Protect your pups from the super heat

Content courtesy of Love on a Leash

Beat the Heat: Vega, a frequent visitor at the Homestead Dog Park, cools off on a hot day by curling up in the park’s water bucket.
Photo by Oberazzi

Summer heat can be extremely dangerous. Many dogs die needlessly each year because of heat stroke and that’s something none of us wants to see. Allowing a dog to remain in a car with closed windows on a hot summer day is probably the most common cause of heat stroke. And leaving your windows down an inch or two will not prevent heat stroke from happening: your vehicle cannot remain cool in these temperatures.

What is heat stroke? It is a serious condition caused by an extremely high body temperature (rectal 105-110 F), which leads to nervous system abnormalities such as lethargy, weakness, collapse and coma. Further signs of heat stroke may include: intense rapid panting, wide eyes, excessive salivation and staggering.

High body temperature develops after increased activity with the ability to give off body heat seriously impaired. This is caused by high heat and humidity. In plain English, your dog cannot cool his own body down fast enough.

Normally dogs dissipate some body heat from their skin, but they do not sweat, like us humans and cannot cool off through their skin as effectively as we do. Panting allows evaporation of water from the respiratory tract and is an effective method of heat dissipation, but when these cooling mechanisms are overwhelmed due to high temperatures, hyperthermia and heat stroke usually set in… and they set in fast. Dogs have defective cooling systems that rely on their bodies releasing heat through panting and through their paws. Walking on the hot earth prevents any heat from being released from the paw pads.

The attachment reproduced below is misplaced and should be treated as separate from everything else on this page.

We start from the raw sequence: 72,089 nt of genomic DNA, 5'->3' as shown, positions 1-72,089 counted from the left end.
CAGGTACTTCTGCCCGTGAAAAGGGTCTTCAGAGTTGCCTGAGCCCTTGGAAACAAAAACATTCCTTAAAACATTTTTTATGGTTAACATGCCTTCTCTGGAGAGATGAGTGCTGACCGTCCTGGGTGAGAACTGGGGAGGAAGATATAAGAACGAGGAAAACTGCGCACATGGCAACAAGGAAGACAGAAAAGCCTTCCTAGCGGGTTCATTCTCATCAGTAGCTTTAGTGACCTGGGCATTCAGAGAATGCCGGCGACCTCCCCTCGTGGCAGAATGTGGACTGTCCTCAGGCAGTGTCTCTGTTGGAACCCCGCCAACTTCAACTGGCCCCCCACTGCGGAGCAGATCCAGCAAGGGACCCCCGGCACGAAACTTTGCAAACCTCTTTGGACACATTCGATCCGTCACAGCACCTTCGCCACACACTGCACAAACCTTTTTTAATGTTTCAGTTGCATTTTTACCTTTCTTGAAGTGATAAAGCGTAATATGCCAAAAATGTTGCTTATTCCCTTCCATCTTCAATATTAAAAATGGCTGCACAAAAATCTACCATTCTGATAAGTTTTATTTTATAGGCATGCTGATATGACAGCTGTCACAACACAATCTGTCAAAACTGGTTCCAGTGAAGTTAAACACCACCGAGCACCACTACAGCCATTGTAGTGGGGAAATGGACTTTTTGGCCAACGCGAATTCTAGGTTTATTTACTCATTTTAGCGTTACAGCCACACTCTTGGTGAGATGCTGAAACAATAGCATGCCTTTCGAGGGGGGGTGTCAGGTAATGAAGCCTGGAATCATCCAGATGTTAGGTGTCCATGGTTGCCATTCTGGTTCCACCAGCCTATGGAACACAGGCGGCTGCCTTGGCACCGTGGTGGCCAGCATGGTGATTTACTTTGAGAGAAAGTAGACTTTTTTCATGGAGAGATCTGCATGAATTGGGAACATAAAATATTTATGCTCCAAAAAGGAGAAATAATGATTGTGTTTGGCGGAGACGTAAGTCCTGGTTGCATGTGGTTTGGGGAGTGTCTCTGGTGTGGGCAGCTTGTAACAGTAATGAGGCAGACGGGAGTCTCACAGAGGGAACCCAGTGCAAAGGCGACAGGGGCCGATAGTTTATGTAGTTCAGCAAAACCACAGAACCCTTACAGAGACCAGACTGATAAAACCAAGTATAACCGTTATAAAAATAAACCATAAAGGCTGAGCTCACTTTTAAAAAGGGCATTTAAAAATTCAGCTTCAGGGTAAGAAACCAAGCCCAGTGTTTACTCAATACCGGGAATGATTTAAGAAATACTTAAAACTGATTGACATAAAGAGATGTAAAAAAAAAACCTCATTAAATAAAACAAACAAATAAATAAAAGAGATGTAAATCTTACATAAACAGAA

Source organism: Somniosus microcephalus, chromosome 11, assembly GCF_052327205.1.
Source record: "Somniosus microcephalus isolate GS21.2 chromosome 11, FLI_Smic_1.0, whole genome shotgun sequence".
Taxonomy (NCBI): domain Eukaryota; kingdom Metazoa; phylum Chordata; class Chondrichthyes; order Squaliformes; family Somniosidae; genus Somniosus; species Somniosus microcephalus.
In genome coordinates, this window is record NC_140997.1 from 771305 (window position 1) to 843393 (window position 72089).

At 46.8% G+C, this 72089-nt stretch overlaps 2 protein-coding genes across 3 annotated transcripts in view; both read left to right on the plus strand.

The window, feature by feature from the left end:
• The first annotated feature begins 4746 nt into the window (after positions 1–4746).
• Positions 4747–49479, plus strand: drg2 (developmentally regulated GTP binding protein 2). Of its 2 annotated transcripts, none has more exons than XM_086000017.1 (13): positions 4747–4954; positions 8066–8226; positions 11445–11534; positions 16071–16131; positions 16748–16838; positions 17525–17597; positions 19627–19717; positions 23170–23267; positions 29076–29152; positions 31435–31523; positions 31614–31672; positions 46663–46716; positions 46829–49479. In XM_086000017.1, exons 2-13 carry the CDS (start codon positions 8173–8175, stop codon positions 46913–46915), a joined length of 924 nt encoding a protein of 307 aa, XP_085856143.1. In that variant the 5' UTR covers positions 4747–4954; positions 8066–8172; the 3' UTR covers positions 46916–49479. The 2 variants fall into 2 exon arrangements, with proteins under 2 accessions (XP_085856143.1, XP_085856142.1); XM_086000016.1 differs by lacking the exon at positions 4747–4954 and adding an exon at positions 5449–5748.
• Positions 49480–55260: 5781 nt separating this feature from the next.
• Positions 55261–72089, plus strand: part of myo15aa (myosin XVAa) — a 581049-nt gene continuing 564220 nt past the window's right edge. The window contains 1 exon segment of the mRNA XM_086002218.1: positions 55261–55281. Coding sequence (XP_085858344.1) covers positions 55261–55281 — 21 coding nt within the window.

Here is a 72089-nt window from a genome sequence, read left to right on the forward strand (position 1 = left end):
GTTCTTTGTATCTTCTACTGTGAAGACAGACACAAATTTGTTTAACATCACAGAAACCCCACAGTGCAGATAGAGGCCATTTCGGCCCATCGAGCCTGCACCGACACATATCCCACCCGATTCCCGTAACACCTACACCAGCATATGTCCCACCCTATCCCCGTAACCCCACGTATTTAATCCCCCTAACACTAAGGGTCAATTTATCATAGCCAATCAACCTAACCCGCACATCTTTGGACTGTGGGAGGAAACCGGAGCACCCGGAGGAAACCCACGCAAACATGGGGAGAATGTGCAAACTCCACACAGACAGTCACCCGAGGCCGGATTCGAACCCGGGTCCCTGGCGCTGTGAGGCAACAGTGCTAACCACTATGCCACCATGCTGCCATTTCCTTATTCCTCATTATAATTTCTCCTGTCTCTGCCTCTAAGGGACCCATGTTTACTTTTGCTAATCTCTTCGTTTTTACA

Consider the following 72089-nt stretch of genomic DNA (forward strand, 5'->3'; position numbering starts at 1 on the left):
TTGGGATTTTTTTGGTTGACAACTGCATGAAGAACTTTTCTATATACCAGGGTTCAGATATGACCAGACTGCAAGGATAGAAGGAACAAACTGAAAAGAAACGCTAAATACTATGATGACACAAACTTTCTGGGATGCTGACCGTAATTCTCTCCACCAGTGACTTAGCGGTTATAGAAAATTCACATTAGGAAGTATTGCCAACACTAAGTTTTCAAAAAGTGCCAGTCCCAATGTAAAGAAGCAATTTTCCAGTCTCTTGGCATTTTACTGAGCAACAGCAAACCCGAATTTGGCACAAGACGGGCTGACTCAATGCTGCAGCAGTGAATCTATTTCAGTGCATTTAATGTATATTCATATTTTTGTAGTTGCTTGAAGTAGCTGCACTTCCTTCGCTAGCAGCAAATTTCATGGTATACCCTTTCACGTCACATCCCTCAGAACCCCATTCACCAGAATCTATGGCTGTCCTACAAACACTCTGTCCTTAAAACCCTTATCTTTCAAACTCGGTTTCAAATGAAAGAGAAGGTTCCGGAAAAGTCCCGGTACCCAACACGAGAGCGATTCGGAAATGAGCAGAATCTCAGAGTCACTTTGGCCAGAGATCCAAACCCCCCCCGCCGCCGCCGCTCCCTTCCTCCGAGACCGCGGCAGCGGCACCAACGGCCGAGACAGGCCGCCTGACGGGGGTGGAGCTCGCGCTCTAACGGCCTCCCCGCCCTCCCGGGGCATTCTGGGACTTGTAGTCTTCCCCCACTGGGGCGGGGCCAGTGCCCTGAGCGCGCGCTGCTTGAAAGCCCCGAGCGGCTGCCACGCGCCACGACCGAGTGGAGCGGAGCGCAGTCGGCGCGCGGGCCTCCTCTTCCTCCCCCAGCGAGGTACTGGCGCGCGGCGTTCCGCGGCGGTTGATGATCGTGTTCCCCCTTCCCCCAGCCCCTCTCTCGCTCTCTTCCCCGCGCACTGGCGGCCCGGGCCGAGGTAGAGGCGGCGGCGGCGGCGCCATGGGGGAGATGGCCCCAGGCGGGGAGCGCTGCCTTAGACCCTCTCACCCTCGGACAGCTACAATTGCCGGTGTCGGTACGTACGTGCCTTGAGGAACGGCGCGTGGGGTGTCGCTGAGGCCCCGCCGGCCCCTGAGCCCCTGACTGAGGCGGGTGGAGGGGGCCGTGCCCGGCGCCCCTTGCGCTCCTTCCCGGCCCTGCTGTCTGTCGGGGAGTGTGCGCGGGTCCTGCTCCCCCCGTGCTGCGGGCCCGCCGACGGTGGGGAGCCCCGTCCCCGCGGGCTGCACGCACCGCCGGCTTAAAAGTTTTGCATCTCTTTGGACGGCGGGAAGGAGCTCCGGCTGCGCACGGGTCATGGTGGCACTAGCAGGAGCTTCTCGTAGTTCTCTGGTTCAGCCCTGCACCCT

All mammals can suffer from heat-related illnesses, all of which can be prevented by taking precautions. Canine hyperthermia is a significant threat during the summer. Help your dog stay cool and comfortable by learning how to protect him.

Here are some important tips to keep your dog safe and prevent heat stroke:

  1. Keep your dogs in well ventilated areas
  2. Provide exercise early in the morning or late in the evening (coolest times of day)
  3. Exercise your dog gradually. Don’t overdo it. Don’t go for a long run on hot days with your dog. This is especially true if your dog is older, obese or has a heart or lung condition
  4. If it is hot and your dog is panting hard stop what you are doing immediately. Allow him to cool down and stop panting before continuing
  5. NEVER ever leave your dpg in a car for any reason at any time—ever! Not for two minutes and not for 20 minutes. There is no excuse. When hot outside, do not take your dog with you if you cannot remain in the car with him with the air conditioning running
  6. Make sure your pet has plenty of fresh, cold water and keep it in the shade if they are outdoors
  7. Try to keep pets indoors in a comfortable, cooler environment during extreme weather conditions
  8. Limit sun exposure, especially during mid-day
  9. Remember, if you are uncomfortable, your dog probably is, too
  10. For sudden high temperature changes, allow your dog to acclimate before stepping out for activity of any length
  11. Ensure puppies drink adequate amounts of liquids

This potential elevation in body temperature known as heat stroke stimulates your dog’s body to release substances that activate inflammation. When body temperature becomes greater than 105 degrees Fahrenheit, failure of vital organs and consequently death may occur.

The mortality rate for hyperthermic dogs treated immediately by a qualified veterinarian is only 50%, due to irreversible changes in blood chemistry.

In short, summer is hot, dogs are already hot, and there isn’t a whole lot of room (4-5 degrees) between your dog “doing fine” and “likely to die.” Protecting dogs from hyperthermia is mostly about prevention and common sense. Take the right precautions, and you and your companion can relax and enjoy the summer in comfort.

Stay cool!

For more, visit ASPCA’s Hot Weather Tips.